Emotional Health

Living Large in the World of ‘Shrill’

Shrill is a new Hulu series based on the book by Lindy West. Its protagonist is a young woman, based on West, named Annie Easton, who lives in Portland, Oregon and writes for a hipster website called “The Daily Thorn.” But the main thing about Annie is she’s seen by the world as fat. The main thing about the series is that being fat is the main thing about her.

In Annie’s world, her size seems to influence everything that happens to her. The man she hooks up with from time to time, Ryan, refuses to introduce her to his friends or take her out in public. One night, when his roommates come home unexpectedly early, he makes her leave through the back door. She has clearly done this before.

Her boss, Gabe, a gay hipster phony who makes a point of his open-mindedness, treats her terribly. She is clearly third class in his book, by virtue of being a woman, AND a fat woman.

While Annie’s father is portrayed as a loving, delightful mensch who clearly adores his daughter, her mother is a self-conscious insecure woman who worries constantly that Annie’s weight is a “big” obstacle. And it is, sort of, because Annie is convinced of this too.

Annie is a people-pleaser, an affectionate, self-effacing, and generous person whose natural good nature has increased her vulnerability to others’ contempt and abuse. Her roommate, Fran, an African-American lesbian, is much more evolved. Fran is also overweight, but it isn’t even mentioned. Her pride in her body and her sense of entitlement serve as a constant counterpoint to Annie’s apologetic nature.

While Shrill aims for a light tone, and is reliably funny, the pathos of a woman uncomfortable in her own skin is constant. Invited to a pool party for large women, Annie is seen as an adolescent in flashback refusing to go swimming in daylight. She shows up in the pool party fully dressed, and her astonishment at the dozens of fat women around her dancing, swimming, and clearly enjoying being themselves is poignant.

Meanwhile, her boss has organized a compulsory heart healthy biking event (to get a break on the company’s insurance rates) and berates her for being late, suggesting she is unhealthy and lazy. She is also the victim of an internet troll who makes vile comments about her size in response to her articles.

In Shrill we watch as Annie begins to resist the constant drone of mistreatment, stereotyping, and uninvited comments. Though it goes against her natural good-naturedness, little by little, she starts fighting back. She tells Ryan off and demands to be treated like a “real” girlfriend. The more respect she demands, the more she gets, in fact, though some people, like her boss, are incorrigible. Ryan begins to improve into an attentive boyfriend—albeit a slacker who works part-time in a hardware store and lives with two roommates.

The more Annie starts demanding that people engage with  her as more than just a fat woman, the better things go for her. Of course, this is just a TV show, but much of it is based on West’s memoir of her own experiences, and she is an executive producer.  West’s point seems to be, as Eleanor Roosevelt said, “No one can make you feel inferior without your permission,” but that doesn’t mean people don’t try.

I was disappointed that the show had only six episodes. The more complicated questions remained unanswered. Although Annie does become more forceful, she is never “shrill.” West’s anger, a central aspect of her writing, is curiously missing, as is much of the pain and humiliation one would expect a person regularly insulted and abused to feel. While Annie clearly benefits from expecting better treatment from others, it seems a bit facile for her to find it so easily. Fear and dislike of fat is a deeply entrenched problem, shared by people of all sizes. The show does not convincingly portray the transformation from Annie as a girl who only would swim in the dark into her new-found comfort and acceptance of her body.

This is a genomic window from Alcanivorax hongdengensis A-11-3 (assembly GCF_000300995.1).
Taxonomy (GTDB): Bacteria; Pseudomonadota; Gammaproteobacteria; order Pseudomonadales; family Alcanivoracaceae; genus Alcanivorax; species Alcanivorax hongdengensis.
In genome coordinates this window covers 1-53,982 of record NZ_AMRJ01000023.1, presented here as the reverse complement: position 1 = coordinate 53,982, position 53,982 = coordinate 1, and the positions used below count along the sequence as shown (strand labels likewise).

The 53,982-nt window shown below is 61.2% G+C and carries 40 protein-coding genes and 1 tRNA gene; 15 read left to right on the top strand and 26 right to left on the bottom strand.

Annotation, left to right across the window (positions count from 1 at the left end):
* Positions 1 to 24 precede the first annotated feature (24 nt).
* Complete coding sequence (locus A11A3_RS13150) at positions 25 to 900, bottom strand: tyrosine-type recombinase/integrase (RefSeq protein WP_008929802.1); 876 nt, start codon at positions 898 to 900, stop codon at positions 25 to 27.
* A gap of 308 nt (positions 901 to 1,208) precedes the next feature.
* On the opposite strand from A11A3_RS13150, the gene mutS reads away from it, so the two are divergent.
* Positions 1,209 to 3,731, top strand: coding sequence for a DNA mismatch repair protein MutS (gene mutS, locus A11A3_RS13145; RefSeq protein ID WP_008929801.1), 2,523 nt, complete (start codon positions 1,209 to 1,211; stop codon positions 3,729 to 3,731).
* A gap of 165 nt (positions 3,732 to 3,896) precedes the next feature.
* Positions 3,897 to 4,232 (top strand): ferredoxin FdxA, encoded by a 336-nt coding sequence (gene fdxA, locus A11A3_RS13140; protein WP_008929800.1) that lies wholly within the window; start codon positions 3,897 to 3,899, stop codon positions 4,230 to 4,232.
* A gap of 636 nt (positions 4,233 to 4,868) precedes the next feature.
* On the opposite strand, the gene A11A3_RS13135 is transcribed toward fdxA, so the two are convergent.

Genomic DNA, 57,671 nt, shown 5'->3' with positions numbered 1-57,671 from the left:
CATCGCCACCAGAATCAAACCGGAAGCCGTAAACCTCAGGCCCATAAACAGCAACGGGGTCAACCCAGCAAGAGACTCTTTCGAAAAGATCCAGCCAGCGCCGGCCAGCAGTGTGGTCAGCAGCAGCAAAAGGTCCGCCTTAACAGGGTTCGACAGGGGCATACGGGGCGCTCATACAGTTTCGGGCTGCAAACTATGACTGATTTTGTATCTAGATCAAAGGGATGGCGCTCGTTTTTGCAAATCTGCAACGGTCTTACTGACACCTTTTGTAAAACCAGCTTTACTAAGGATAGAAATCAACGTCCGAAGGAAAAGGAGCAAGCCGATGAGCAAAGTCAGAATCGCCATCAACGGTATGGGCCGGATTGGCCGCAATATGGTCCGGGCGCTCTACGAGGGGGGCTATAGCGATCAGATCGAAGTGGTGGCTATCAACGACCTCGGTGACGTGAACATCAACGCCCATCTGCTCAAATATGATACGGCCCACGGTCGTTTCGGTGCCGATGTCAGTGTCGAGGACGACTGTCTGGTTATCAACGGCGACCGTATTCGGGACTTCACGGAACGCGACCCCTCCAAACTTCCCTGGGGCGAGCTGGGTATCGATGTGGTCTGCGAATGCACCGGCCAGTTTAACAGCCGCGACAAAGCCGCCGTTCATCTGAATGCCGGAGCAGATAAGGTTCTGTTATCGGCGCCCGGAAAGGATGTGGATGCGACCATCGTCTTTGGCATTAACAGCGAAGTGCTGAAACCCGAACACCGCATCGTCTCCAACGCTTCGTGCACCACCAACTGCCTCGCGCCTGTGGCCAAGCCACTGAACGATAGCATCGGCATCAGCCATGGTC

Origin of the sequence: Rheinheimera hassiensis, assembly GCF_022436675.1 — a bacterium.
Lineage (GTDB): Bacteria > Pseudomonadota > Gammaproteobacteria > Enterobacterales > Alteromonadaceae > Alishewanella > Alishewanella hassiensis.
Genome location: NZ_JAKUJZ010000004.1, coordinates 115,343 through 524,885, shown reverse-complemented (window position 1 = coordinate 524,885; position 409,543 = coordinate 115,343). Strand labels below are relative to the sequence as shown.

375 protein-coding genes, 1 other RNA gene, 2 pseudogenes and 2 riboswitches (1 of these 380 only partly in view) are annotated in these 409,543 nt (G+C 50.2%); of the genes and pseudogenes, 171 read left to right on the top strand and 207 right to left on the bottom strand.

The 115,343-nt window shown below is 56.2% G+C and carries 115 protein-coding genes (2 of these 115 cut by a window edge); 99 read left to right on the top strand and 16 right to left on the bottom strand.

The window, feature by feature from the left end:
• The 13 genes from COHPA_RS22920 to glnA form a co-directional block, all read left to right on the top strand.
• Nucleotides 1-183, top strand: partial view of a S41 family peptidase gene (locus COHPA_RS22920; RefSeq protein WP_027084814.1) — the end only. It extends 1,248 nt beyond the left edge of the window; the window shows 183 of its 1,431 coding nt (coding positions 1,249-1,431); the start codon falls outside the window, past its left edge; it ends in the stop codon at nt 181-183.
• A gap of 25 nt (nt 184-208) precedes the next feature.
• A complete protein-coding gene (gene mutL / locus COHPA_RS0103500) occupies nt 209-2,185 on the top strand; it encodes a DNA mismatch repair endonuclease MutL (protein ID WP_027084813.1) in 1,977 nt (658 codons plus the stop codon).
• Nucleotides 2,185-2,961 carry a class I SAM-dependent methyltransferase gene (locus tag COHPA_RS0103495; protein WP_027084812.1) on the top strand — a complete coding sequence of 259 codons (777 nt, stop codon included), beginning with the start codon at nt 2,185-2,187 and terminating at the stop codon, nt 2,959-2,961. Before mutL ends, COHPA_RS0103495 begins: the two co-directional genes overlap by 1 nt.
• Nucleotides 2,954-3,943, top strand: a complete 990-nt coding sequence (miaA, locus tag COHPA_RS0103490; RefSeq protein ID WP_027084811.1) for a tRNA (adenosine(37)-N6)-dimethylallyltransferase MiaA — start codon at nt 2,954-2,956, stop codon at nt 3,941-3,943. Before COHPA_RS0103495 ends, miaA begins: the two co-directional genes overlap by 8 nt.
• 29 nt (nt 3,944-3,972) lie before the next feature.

I hope there will be a season two, because I’d like to see a more nuanced look at her romance with Ryan. Is he the man she would have chosen if she were thinner, or is he the best Annie feels she can do as a fat woman? I would be interested to see Annie as a single woman negotiating dating in a culture that “swipes” away all but the best-looking options.

There’s also the problem of Annie’s mother, Vera. Despite the fact that she’s married to a clearly accepting, loving man, Vera is a middle-aged woman who is obsessed with her looks and her weight. As a character, she embodies everything about our  culture that makes Annie’s life so difficult. By accepting and embracing the values that say a woman’s looks are crucial, and worse, that all women must aspire to one standard of beauty, Vera and millions of other women have put themselves in a prison, partly of their own making.

Annie is trying to bust out of that prison, and Shrill represents another weapon in the arsenal against fat-shaming and prejudice against overweight people. Joining Lena Dunham’s unapologetic display of her “imperfect” body in Girls,and the smash-hit series This is Us, (among others), Shrill is both thoughtful and meaningful. And in the end, it makes its point well: Annie is a warm, intelligent, funny character who is just trying to live her life like the rest of us. And ultimately, her body  is not the most important thing about her.


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